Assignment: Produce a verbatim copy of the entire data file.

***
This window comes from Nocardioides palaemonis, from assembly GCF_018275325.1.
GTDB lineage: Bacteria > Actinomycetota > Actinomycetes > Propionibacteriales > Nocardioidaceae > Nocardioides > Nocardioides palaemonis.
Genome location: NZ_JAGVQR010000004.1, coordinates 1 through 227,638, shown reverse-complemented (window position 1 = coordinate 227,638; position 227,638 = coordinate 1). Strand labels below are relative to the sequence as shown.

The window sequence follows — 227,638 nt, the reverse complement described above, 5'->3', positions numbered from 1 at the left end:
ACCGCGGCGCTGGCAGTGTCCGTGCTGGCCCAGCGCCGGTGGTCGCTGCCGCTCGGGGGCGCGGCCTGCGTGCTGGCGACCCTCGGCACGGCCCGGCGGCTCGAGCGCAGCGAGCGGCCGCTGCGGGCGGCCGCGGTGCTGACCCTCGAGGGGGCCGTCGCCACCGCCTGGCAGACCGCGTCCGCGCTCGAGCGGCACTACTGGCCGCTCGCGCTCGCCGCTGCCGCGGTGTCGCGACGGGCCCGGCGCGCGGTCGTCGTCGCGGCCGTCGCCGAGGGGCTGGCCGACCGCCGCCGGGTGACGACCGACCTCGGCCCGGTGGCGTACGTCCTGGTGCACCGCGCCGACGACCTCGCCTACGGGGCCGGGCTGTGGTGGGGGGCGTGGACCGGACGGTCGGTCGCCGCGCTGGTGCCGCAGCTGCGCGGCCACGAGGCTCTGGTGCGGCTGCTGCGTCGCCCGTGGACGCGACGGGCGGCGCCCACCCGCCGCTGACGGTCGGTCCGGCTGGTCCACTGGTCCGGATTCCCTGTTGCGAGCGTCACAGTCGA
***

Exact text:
This window comes from Nocardioides palaemonis, from assembly GCF_018275325.1.
GTDB lineage: Bacteria > Actinomycetota > Actinomycetes > Propionibacteriales > Nocardioidaceae > Nocardioides > Nocardioides palaemonis.
Genome location: NZ_JAGVQR010000004.1, coordinates 1 through 227,638, shown reverse-complemented (window position 1 = coordinate 227,638; position 227,638 = coordinate 1). Strand labels below are relative to the sequence as shown.

The window sequence follows — 227,638 nt, the reverse complement described above, 5'->3', positions numbered from 1 at the left end:
ACCGCGGCGCTGGCAGTGTCCGTGCTGGCCCAGCGCCGGTGGTCGCTGCCGCTCGGGGGCGCGGCCTGCGTGCTGGCGACCCTCGGCACGGCCCGGCGGCTCGAGCGCAGCGAGCGGCCGCTGCGGGCGGCCGCGGTGCTGACCCTCGAGGGGGCCGTCGCCACCGCCTGGCAGACCGCGTCCGCGCTCGAGCGGCACTACTGGCCGCTCGCGCTCGCCGCTGCCGCGGTGTCGCGACGGGCCCGGCGCGCGGTCGTCGTCGCGGCCGTCGCCGAGGGGCTGGCCGACCGCCGCCGGGTGACGACCGACCTCGGCCCGGTGGCGTACGTCCTGGTGCACCGCGCCGACGACCTCGCCTACGGGGCCGGGCTGTGGTGGGGGGCGTGGACCGGACGGTCGGTCGCCGCGCTGGTGCCGCAGCTGCGCGGCCACGAGGCTCTGGTGCGGCTGCTGCGTCGCCCGTGGACGCGACGGGCGGCGCCCACCCGCCGCTGACGGTCGGTCCGGCTGGTCCACTGGTCCGGATTCCCTGTTGCGAGCGTCACAGTCGA